Wednesday, June 07, 2006

The Glazed Doughnut Of English Nationalism - A World Cup Symbol Of Cross-border Co-operation?

As the FIFA World Cup approaches with all the charm of a locust storm, there will, I am sure, remain a hardcore of fanatics who imagine that the tournament has something to do with sport and the Corinthian spirit, when it is actually a commercial enterprise in which the shallow hopes of the world's downtrodden are inflated (and then deflated) in a choreographed conspiracy of commerce.
Not that all commerce is bad. On a recent reconnaissance mission to England, I came across those iced delights in the window of Greggs the baker's, a shop I had mistakenly imagined to be Scottish, so perfectly do its cheese and onion pasties fit into the national cuisine. (The "cheese" - a kind of thermonuclear paste of uncertain constitution - has a particularly Caledonian bouquet.)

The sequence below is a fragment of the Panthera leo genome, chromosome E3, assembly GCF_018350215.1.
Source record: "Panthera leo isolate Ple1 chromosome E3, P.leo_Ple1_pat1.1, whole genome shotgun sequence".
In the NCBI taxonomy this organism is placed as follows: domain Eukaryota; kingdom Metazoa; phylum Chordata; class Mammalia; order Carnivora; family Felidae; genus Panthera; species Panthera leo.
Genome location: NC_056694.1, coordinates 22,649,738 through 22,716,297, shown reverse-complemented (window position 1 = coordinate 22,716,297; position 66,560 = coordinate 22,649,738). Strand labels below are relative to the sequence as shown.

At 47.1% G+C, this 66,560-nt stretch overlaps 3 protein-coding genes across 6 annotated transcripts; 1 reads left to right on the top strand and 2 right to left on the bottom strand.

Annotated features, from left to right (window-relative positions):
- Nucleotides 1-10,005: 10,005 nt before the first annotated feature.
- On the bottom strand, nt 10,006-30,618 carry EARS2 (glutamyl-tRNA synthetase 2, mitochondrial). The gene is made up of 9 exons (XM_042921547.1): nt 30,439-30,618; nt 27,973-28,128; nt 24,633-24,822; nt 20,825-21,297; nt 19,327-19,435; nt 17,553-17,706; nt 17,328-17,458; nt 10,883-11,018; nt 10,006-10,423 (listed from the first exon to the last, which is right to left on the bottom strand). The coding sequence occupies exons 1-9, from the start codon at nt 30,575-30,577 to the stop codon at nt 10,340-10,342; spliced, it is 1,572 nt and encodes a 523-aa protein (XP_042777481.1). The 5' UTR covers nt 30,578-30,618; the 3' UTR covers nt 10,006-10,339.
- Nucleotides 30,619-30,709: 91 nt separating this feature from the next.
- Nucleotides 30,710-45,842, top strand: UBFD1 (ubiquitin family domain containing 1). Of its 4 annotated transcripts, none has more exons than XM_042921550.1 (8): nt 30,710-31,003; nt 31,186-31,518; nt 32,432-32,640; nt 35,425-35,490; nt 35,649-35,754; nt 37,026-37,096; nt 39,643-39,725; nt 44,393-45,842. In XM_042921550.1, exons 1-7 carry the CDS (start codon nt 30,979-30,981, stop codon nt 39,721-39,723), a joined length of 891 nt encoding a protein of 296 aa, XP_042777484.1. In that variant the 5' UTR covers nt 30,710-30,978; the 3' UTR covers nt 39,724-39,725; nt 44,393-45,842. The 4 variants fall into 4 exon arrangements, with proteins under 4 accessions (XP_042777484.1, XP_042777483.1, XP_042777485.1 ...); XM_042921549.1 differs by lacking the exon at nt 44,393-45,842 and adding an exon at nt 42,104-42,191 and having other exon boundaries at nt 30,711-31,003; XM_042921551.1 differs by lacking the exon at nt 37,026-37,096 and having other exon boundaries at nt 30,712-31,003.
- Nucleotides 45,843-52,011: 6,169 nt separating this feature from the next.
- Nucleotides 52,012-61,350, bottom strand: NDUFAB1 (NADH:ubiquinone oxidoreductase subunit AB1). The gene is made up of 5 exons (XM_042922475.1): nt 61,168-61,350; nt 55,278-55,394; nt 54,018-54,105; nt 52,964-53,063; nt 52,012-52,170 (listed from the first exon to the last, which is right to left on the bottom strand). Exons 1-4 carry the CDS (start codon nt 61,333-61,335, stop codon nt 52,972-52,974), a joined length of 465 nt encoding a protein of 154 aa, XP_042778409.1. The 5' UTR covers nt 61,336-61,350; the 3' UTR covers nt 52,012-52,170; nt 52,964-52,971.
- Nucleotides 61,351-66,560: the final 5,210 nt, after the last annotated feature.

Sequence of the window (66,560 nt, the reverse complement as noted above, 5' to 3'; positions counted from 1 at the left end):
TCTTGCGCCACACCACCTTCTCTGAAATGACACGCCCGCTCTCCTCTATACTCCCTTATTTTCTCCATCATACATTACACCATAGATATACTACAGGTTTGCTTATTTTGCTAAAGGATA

I suspect the First First Minister, the late Mr Donald Dewar (nickname "Gannet"), would have appreciated these cakes, despite their national allegiance. Perhaps the Chancellor already does. My contacts at the Treasury canteen insist that, while Mr Brown often selects a lunch plate with salad, he can be relied upon to return to the serving hatch for chips and a bun.
Memo to the Foreign Office: if national identity was expressed in cakes, there would be fewer wars (or fatter soldiers).


Arthur Clewley said...

that's why they call him gorgin' gordon, the snacks and spend chancellor.

those england donuts are delicious and I have found scots of my aqaintance more than happy to swap one for a trinidad and tobago eclair when they think nobody is looking

Tom Jervis said...

Bill Tennant's infamous remark on Scottish televison.
"...and I hope all your doughnuts turn out like Fanny's". sprung to mind when I read this article.

Kirk Elder said...

In the interests of decorum, I think it relevant to point out that the "Fanny" to which Mr Tennant referred was the indomitable television cook, Ms Fanny Cradock.